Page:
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As we know Mojave 10.14.3 is already released but 6gb non pausable download is not possible due to network issues I’m having, so I’m trying to install the initial mojave 10.14(18A391) downloading through torrent or other trusted sites and then update to 10.14.3

My doubt is

can i install 10.14 now?

Is apple still signing 10.14(18A391) like they do for iOS?

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    Welcome to Ask Different :) It is generally not-recommended to download critical software such as OS updates via torrents. Recommended to download from official sources such as Mac App Store or via online recovery.
    – Nimesh Neema
    Jan 24, 2019 at 5:20
  • Mojave is a free download and update. If you have a Mac from 2011 or later, your Mac will be able to boot to recovery mode and you will be able to install the update there, or can do the same from the App Store. If on the other hand you have built yourself a "Hackintosh", then you can upgrade from Snow Leopard if you have been able to install it off the DVD, which is available from the online store.
    – S.Robins
    Jan 24, 2019 at 12:56

1 Answer 1

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The update process on macOS and iOS is very different.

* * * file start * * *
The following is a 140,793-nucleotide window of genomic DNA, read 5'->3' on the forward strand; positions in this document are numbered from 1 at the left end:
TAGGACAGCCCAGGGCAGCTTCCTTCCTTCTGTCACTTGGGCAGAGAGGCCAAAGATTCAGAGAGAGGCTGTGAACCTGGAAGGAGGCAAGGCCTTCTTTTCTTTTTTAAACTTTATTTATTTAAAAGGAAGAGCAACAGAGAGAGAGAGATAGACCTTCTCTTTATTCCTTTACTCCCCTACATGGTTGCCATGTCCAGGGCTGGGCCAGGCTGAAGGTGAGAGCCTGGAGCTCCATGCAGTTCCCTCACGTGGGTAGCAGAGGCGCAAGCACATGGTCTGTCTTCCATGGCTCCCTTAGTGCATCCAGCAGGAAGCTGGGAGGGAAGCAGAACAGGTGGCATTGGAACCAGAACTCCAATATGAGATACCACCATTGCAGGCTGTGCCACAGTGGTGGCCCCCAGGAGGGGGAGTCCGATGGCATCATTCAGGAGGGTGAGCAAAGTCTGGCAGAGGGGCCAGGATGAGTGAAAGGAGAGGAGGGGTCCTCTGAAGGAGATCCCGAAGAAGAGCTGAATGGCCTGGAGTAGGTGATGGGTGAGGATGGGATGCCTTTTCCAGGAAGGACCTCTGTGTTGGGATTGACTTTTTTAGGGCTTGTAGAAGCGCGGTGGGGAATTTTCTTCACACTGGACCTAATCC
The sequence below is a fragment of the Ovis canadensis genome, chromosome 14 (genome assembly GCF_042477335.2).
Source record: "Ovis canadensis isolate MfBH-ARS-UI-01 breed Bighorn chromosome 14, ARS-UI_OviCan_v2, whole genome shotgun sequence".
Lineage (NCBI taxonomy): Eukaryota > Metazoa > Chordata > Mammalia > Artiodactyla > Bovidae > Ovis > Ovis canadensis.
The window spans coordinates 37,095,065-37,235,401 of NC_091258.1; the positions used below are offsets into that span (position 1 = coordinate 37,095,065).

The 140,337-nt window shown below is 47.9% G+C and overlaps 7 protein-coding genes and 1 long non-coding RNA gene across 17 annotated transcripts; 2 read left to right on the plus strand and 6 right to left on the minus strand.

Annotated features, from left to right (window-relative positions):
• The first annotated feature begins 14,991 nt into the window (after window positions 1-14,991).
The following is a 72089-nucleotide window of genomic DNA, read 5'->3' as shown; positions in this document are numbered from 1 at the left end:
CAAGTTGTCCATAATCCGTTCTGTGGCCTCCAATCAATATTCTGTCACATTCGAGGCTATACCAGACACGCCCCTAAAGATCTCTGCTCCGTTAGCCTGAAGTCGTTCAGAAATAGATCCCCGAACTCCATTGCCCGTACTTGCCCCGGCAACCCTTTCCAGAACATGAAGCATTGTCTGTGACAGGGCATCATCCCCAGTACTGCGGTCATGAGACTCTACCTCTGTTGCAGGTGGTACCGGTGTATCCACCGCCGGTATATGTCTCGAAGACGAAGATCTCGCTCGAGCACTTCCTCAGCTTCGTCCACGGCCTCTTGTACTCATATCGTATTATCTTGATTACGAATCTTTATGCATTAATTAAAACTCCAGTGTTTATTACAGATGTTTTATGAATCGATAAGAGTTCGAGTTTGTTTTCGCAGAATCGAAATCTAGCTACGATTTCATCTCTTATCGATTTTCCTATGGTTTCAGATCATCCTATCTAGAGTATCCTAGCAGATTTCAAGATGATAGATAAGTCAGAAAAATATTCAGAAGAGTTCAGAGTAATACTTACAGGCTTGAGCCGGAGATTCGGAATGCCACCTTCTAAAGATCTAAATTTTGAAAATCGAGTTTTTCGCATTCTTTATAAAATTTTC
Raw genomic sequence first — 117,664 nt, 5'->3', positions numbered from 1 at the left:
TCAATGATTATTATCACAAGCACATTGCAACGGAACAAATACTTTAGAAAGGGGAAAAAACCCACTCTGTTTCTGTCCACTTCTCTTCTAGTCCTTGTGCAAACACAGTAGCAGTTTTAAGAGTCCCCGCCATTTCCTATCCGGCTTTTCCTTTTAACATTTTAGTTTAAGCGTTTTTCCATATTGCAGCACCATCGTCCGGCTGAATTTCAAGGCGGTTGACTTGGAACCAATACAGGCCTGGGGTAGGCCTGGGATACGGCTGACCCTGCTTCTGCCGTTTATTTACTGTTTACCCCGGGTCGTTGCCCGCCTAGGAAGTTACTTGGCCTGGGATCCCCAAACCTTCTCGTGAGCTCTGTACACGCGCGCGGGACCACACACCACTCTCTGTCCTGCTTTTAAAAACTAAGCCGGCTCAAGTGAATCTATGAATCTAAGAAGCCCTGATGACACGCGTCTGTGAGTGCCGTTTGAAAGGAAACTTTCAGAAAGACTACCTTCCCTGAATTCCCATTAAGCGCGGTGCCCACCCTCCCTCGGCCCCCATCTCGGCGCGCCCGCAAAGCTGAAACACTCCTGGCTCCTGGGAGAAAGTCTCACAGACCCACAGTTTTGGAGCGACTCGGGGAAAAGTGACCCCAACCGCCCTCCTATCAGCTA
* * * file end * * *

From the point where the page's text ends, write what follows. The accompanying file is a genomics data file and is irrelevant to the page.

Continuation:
Apple does not sign macOS installers/updates individually for each device. This means that there is no requirement that Apple "still signs" these updates for them to work and be installable.

This means that as long as you have an valid upgrade that at some point worked, it will always work in the future (you might have to set your computers clock back if the upgrade file is several years old though).

In general you should be very careful when downloading upgrades from a different source than Apple itself. Never install the upgrade without confirming that the file is identical to the original Apple file. This is commonly done by taking an MD5 checksum of the file, and comparing it to the known good checksum.

You can find the MD5 checksum of a file by running the following command in the Terminal:

md5 filename

where you replace "filename" with the actual name of the file, you want to checksum.

The md5 checksum looks something like this: ecfcaab9ad3d019ee982abdc84eff102 (just an example)

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